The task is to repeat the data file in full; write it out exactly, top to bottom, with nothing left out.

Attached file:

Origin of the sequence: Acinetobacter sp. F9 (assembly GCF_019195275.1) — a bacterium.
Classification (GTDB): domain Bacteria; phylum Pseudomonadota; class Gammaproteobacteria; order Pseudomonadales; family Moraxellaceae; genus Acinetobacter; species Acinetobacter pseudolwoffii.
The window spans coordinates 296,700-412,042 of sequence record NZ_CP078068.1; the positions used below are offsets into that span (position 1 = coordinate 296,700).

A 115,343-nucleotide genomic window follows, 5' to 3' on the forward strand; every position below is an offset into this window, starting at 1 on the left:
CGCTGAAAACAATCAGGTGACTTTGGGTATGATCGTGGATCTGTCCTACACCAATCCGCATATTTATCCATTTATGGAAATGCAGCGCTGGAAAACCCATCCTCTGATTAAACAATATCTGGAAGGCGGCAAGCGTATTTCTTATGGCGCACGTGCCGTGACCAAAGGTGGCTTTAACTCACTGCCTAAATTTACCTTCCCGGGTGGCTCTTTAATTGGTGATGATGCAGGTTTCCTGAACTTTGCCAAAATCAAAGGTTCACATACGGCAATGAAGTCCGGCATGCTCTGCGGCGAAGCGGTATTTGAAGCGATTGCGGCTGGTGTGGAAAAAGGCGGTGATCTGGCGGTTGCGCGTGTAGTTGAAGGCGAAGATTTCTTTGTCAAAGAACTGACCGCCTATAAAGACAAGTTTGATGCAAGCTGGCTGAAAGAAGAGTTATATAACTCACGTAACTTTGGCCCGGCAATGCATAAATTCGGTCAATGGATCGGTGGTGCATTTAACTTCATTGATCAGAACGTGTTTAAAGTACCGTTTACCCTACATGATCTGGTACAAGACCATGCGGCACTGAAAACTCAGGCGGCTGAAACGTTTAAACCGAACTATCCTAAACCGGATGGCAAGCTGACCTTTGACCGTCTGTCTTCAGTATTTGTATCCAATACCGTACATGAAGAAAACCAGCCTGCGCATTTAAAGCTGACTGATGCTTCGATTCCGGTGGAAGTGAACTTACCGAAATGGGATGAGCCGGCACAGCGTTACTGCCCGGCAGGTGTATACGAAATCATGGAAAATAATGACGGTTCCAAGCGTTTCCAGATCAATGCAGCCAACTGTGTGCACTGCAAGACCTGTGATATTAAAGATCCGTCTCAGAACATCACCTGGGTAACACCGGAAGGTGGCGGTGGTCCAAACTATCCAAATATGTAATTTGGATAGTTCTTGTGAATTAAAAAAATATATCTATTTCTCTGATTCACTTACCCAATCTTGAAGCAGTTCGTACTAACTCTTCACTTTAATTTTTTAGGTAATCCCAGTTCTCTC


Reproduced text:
Origin of the sequence: Acinetobacter sp. F9 (assembly GCF_019195275.1) — a bacterium.
Classification (GTDB): domain Bacteria; phylum Pseudomonadota; class Gammaproteobacteria; order Pseudomonadales; family Moraxellaceae; genus Acinetobacter; species Acinetobacter pseudolwoffii.
The window spans coordinates 296,700-412,042 of sequence record NZ_CP078068.1; the positions used below are offsets into that span (position 1 = coordinate 296,700).

A 115,343-nucleotide genomic window follows, 5' to 3' on the forward strand; every position below is an offset into this window, starting at 1 on the left:
CGCTGAAAACAATCAGGTGACTTTGGGTATGATCGTGGATCTGTCCTACACCAATCCGCATATTTATCCATTTATGGAAATGCAGCGCTGGAAAACCCATCCTCTGATTAAACAATATCTGGAAGGCGGCAAGCGTATTTCTTATGGCGCACGTGCCGTGACCAAAGGTGGCTTTAACTCACTGCCTAAATTTACCTTCCCGGGTGGCTCTTTAATTGGTGATGATGCAGGTTTCCTGAACTTTGCCAAAATCAAAGGTTCACATACGGCAATGAAGTCCGGCATGCTCTGCGGCGAAGCGGTATTTGAAGCGATTGCGGCTGGTGTGGAAAAAGGCGGTGATCTGGCGGTTGCGCGTGTAGTTGAAGGCGAAGATTTCTTTGTCAAAGAACTGACCGCCTATAAAGACAAGTTTGATGCAAGCTGGCTGAAAGAAGAGTTATATAACTCACGTAACTTTGGCCCGGCAATGCATAAATTCGGTCAATGGATCGGTGGTGCATTTAACTTCATTGATCAGAACGTGTTTAAAGTACCGTTTACCCTACATGATCTGGTACAAGACCATGCGGCACTGAAAACTCAGGCGGCTGAAACGTTTAAACCGAACTATCCTAAACCGGATGGCAAGCTGACCTTTGACCGTCTGTCTTCAGTATTTGTATCCAATACCGTACATGAAGAAAACCAGCCTGCGCATTTAAAGCTGACTGATGCTTCGATTCCGGTGGAAGTGAACTTACCGAAATGGGATGAGCCGGCACAGCGTTACTGCCCGGCAGGTGTATACGAAATCATGGAAAATAATGACGGTTCCAAGCGTTTCCAGATCAATGCAGCCAACTGTGTGCACTGCAAGACCTGTGATATTAAAGATCCGTCTCAGAACATCACCTGGGTAACACCGGAAGGTGGCGGTGGTCCAAACTATCCAAATATGTAATTTGGATAGTTCTTGTGAATTAAAAAAATATATCTATTTCTCTGATTCACTTACCCAATCTTGAAGCAGTTCGTACTAACTCTTCACTTTAATTTTTTAGGTAATCCCAGTTCTCTC